EMF 2018 — Cybar and Nullsector
10th of September 2018
Electromagnetic Field 2018, the best science, hacking and making festival in the world has just happened. There are a few ways that EMF can be described — my personal favourite is ‘the meeting of the clans’. Every two years, the nerds and geeks gather to discuss, present and bring their A game. We find out what we’ve all been working on and thinking about whilst we’ve been apart. This year, I was honoured to help out my friend Charles Yarnold with the Cybar and NullSector — a themed area that housed a bar, nightclub, art gallery and market space. The idea was to go full-on cyberpunk, making a space similar to Glastonbury’s Block-9.
The Cybar itself is an actual bar selling drinks, with the Null Sector consisting of places to sit, installations to look at and a larger outdoor area where people could dance to DJs playing music.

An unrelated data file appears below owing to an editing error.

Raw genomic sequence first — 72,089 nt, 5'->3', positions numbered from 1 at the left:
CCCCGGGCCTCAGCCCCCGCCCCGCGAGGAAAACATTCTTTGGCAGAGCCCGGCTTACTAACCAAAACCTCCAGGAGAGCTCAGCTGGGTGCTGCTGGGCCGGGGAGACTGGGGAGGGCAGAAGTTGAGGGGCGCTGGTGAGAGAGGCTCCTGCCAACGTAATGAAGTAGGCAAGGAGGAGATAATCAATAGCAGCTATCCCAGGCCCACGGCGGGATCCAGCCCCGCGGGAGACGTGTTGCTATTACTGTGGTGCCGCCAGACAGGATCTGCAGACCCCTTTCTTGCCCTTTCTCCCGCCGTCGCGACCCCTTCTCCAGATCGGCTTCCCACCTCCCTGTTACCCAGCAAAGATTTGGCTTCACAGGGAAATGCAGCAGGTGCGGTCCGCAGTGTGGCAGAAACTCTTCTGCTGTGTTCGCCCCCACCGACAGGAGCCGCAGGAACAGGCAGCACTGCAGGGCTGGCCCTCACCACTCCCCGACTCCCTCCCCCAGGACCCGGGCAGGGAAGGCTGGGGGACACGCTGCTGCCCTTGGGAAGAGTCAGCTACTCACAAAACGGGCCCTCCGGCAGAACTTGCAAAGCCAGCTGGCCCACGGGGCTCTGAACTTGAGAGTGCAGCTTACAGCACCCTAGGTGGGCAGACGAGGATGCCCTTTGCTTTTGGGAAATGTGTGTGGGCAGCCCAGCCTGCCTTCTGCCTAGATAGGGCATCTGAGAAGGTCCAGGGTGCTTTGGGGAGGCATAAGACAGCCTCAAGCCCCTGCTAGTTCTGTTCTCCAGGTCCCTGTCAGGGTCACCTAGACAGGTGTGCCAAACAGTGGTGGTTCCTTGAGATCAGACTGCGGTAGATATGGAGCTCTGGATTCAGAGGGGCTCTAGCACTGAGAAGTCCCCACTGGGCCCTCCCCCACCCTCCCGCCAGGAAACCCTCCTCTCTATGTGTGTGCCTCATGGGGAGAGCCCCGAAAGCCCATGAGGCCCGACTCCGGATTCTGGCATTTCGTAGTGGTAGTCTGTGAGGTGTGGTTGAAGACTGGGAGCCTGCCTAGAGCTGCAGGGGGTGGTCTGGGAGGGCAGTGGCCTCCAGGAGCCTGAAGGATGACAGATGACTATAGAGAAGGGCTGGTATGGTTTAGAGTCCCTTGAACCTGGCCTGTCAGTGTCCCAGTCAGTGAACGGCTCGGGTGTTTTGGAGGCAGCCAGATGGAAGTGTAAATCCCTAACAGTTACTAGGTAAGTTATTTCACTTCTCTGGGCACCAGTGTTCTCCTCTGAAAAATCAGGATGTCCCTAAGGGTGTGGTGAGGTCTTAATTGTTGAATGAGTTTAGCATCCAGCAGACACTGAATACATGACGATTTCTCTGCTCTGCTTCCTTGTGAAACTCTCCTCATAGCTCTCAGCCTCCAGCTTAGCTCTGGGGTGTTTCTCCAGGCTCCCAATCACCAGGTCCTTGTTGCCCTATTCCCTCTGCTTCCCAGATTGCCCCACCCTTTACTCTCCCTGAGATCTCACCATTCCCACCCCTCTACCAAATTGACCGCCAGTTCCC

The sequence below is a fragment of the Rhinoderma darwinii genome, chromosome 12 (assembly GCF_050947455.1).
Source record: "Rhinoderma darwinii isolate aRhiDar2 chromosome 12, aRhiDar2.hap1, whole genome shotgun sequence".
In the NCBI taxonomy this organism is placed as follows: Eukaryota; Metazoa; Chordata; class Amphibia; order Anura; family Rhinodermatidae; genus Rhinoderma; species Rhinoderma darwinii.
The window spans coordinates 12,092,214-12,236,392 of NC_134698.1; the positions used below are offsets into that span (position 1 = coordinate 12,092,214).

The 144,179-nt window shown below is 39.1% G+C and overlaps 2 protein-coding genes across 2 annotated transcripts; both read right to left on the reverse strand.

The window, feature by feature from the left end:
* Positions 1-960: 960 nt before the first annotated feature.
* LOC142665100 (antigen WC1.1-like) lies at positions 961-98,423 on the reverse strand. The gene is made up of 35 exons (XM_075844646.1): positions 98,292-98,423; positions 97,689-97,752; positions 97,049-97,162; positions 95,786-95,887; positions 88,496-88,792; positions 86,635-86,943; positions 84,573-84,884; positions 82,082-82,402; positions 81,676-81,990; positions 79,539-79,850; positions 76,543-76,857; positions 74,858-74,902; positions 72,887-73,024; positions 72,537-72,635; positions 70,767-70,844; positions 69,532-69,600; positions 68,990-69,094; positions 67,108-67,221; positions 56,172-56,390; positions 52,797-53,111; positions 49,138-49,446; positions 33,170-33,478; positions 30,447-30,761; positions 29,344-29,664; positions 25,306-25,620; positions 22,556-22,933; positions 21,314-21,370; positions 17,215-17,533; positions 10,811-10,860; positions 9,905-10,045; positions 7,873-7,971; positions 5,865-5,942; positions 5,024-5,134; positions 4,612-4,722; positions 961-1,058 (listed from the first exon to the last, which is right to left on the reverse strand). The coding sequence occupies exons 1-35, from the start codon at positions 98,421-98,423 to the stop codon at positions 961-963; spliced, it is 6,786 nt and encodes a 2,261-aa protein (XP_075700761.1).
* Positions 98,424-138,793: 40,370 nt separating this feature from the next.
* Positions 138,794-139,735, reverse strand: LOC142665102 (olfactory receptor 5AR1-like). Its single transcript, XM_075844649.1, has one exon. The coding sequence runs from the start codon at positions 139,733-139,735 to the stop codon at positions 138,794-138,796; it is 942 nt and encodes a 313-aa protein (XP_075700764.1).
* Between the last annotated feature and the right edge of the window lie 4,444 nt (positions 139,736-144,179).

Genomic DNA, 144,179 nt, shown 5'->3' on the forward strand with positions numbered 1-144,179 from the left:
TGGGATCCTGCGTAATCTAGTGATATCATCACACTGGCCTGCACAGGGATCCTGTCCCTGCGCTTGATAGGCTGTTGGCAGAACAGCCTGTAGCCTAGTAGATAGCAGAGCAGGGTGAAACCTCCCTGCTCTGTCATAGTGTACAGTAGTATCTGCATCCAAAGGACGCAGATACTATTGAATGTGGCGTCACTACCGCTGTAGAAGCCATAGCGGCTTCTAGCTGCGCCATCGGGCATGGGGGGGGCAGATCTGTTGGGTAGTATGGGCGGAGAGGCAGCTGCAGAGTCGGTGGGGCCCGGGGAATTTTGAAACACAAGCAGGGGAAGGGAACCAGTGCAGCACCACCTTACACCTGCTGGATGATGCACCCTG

Charles has a maker and theatre background and did the majority of the work on the physical and planning side. He went with a load of shipping containers as the main frame on which we build everything else. He got hold of many different kinds of lights and smoke machines, driven from power lines going on the roof of each container, and crossing with truss. We attached a rectangle of scaffolding around each container, using clamps on each corner point to hold the scaffold in place. From there, we could attach almost anything we wanted.